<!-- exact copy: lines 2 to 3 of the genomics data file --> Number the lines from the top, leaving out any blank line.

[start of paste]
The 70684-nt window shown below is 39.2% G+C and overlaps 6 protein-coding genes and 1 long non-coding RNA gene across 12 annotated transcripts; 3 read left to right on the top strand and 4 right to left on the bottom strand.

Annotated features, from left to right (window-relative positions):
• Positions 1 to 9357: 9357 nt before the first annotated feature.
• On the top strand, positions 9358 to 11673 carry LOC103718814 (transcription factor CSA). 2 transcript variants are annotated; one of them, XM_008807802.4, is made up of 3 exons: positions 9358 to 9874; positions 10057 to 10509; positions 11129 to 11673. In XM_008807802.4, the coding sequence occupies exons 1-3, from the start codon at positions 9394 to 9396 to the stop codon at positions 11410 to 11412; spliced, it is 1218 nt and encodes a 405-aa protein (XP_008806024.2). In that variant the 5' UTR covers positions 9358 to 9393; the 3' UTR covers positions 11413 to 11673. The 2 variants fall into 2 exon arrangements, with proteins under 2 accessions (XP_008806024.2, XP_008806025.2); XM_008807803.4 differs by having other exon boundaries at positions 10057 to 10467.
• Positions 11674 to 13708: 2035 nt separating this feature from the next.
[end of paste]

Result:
Annotated features, from left to right (window-relative positions):
• Positions 1 to 9357: 9357 nt before the first annotated feature.